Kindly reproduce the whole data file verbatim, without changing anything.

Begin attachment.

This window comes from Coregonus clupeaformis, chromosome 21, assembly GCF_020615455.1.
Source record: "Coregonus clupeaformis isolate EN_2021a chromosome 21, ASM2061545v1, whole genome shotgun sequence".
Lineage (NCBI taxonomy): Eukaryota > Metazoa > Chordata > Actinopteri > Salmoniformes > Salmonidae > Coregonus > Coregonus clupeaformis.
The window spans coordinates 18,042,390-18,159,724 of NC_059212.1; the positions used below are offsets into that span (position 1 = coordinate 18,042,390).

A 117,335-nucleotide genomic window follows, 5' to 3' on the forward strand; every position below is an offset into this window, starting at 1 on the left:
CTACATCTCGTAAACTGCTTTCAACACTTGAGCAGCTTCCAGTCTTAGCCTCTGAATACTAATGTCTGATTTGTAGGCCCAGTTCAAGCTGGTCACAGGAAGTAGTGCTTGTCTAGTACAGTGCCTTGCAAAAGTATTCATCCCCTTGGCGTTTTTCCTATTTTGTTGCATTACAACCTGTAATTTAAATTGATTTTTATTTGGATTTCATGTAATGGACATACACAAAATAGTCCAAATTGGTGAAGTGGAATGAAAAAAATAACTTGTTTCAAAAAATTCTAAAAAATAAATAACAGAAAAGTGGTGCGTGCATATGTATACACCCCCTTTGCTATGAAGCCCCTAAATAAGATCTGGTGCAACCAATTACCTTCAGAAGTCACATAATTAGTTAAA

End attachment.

This window comes from Coregonus clupeaformis, chromosome 21, assembly GCF_020615455.1.
Source record: "Coregonus clupeaformis isolate EN_2021a chromosome 21, ASM2061545v1, whole genome shotgun sequence".
Lineage (NCBI taxonomy): Eukaryota > Metazoa > Chordata > Actinopteri > Salmoniformes > Salmonidae > Coregonus > Coregonus clupeaformis.
The window spans coordinates 18,042,390-18,159,724 of NC_059212.1; the positions used below are offsets into that span (position 1 = coordinate 18,042,390).

A 117,335-nucleotide genomic window follows, 5' to 3' on the forward strand; every position below is an offset into this window, starting at 1 on the left:
CTACATCTCGTAAACTGCTTTCAACACTTGAGCAGCTTCCAGTCTTAGCCTCTGAATACTAATGTCTGATTTGTAGGCCCAGTTCAAGCTGGTCACAGGAAGTAGTGCTTGTCTAGTACAGTGCCTTGCAAAAGTATTCATCCCCTTGGCGTTTTTCCTATTTTGTTGCATTACAACCTGTAATTTAAATTGATTTTTATTTGGATTTCATGTAATGGACATACACAAAATAGTCCAAATTGGTGAAGTGGAATGAAAAAAATAACTTGTTTCAAAAAATTCTAAAAAATAAATAACAGAAAAGTGGTGCGTGCATATGTATACACCCCCTTTGCTATGAAGCCCCTAAATAAGATCTGGTGCAACCAATTACCTTCAGAAGTCACATAATTAGTTAAA